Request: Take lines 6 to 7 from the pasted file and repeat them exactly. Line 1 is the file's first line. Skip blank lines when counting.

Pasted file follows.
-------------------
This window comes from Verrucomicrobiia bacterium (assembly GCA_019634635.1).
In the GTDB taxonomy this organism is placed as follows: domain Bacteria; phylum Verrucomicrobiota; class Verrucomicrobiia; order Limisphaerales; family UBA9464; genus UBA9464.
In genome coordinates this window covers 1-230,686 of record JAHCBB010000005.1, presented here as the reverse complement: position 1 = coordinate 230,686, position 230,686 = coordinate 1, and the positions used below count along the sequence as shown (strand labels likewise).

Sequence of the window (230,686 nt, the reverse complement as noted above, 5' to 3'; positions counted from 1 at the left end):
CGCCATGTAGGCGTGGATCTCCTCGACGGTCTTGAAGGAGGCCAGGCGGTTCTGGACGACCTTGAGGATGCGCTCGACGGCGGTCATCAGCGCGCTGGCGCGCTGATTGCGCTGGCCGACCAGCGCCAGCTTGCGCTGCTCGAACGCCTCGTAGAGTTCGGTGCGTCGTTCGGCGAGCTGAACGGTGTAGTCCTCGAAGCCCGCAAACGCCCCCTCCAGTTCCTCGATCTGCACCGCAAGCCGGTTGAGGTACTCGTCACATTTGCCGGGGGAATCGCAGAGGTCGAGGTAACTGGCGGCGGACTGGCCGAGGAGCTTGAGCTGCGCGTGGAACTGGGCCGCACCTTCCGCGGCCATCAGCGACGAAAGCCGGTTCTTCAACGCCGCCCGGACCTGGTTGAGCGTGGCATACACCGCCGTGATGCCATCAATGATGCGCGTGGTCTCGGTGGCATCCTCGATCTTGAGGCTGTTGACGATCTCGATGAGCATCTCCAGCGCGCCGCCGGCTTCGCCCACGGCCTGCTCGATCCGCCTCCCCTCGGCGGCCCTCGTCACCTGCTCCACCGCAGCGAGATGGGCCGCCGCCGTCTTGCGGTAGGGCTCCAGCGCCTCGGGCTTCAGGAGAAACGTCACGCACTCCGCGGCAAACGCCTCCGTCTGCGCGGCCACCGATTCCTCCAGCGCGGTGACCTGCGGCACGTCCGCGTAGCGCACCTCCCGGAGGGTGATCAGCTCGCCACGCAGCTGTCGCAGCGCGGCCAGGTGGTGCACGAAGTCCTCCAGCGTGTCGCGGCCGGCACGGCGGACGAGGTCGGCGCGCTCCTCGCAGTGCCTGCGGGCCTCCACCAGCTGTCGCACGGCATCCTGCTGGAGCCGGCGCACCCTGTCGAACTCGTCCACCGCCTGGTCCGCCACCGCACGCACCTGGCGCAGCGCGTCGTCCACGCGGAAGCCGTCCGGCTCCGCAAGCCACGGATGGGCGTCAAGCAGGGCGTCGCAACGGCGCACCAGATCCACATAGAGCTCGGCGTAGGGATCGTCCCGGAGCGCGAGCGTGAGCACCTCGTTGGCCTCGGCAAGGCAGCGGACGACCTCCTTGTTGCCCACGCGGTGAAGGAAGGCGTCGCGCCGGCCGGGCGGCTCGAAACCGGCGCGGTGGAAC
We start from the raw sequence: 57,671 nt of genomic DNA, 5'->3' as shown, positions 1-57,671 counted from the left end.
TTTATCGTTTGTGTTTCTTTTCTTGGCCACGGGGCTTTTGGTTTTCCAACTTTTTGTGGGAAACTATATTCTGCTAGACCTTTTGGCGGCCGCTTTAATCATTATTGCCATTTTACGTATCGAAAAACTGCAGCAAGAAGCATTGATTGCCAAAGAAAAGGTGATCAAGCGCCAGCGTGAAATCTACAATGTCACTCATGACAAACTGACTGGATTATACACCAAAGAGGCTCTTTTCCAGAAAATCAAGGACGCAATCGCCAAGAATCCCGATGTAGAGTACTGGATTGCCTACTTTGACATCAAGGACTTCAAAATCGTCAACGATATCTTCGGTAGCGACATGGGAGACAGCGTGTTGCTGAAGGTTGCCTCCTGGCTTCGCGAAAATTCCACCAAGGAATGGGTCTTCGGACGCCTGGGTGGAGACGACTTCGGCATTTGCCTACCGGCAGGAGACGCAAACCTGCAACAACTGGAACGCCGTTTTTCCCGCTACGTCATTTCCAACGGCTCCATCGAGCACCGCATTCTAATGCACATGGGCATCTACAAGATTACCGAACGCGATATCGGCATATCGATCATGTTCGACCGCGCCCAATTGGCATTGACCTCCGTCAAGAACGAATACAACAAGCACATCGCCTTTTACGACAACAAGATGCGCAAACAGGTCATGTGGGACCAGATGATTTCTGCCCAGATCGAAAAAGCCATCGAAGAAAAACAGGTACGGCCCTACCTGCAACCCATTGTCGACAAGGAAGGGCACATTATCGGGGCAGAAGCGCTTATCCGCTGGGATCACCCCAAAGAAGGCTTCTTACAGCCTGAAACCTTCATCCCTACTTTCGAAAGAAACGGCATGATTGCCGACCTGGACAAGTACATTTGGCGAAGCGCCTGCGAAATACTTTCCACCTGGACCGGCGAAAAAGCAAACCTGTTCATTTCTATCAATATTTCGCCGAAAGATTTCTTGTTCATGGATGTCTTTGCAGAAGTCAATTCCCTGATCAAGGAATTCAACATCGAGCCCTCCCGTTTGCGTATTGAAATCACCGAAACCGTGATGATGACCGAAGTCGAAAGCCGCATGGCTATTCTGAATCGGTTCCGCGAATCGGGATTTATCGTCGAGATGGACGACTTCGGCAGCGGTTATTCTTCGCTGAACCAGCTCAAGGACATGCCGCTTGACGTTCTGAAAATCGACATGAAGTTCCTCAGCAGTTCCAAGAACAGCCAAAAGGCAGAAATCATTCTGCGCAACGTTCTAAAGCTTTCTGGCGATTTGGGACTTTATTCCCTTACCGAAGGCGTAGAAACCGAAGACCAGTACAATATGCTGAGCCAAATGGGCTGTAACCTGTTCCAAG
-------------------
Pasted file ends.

We start from the raw sequence: 57,671 nt of genomic DNA, 5'->3' as shown, positions 1-57,671 counted from the left end.
TTTATCGTTTGTGTTTCTTTTCTTGGCCACGGGGCTTTTGGTTTTCCAACTTTTTGTGGGAAACTATATTCTGCTAGACCTTTTGGCGGCCGCTTTAATCATTATTGCCATTTTACGTATCGAAAAACTGCAGCAAGAAGCATTGATTGCCAAAGAAAAGGTGATCAAGCGCCAGCGTGAAATCTACAATGTCACTCATGACAAACTGACTGGATTATACACCAAAGAGGCTCTTTTCCAGAAAATCAAGGACGCAATCGCCAAGAATCCCGATGTAGAGTACTGGATTGCCTACTTTGACATCAAGGACTTCAAAATCGTCAACGATATCTTCGGTAGCGACATGGGAGACAGCGTGTTGCTGAAGGTTGCCTCCTGGCTTCGCGAAAATTCCACCAAGGAATGGGTCTTCGGACGCCTGGGTGGAGACGACTTCGGCATTTGCCTACCGGCAGGAGACGCAAACCTGCAACAACTGGAACGCCGTTTTTCCCGCTACGTCATTTCCAACGGCTCCATCGAGCACCGCATTCTAATGCACATGGGCATCTACAAGATTACCGAACGCGATATCGGCATATCGATCATGTTCGACCGCGCCCAATTGGCATTGACCTCCGTCAAGAACGAATACAACAAGCACATCGCCTTTTACGACAACAAGATGCGCAAACAGGTCATGTGGGACCAGATGATTTCTGCCCAGATCGAAAAAGCCATCGAAGAAAAACAGGTACGGCCCTACCTGCAACCCATTGTCGACAAGGAAGGGCACATTATCGGGGCAGAAGCGCTTATCCGCTGGGATCACCCCAAAGAAGGCTTCTTACAGCCTGAAACCTTCATCCCTACTTTCGAAAGAAACGGCATGATTGCCGACCTGGACAAGTACATTTGGCGAAGCGCCTGCGAAATACTTTCCACCTGGACCGGCGAAAAAGCAAACCTGTTCATTTCTATCAATATTTCGCCGAAAGATTTCTTGTTCATGGATGTCTTTGCAGAAGTCAATTCCCTGATCAAGGAATTCAACATCGAGCCCTCCCGTTTGCGTATTGAAATCACCGAAACCGTGATGATGACCGAAGTCGAAAGCCGCATGGCTATTCTGAATCGGTTCCGCGAATCGGGATTTATCGTCGAGATGGACGACTTCGGCAGCGGTTATTCTTCGCTGAACCAGCTCAAGGACATGCCGCTTGACGTTCTGAAAATCGACATGAAGTTCCTCAGCAGTTCCAAGAACAGCCAAAAGGCAGAAATCATTCTGCGCAACGTTCTAAAGCTTTCTGGCGATTTGGGACTTTATTCCCTTACCGAAGGCGTAGAAACCGAAGACCAGTACAATATGCTGAGCCAAATGGGCTGTAACCTGTTCCAAG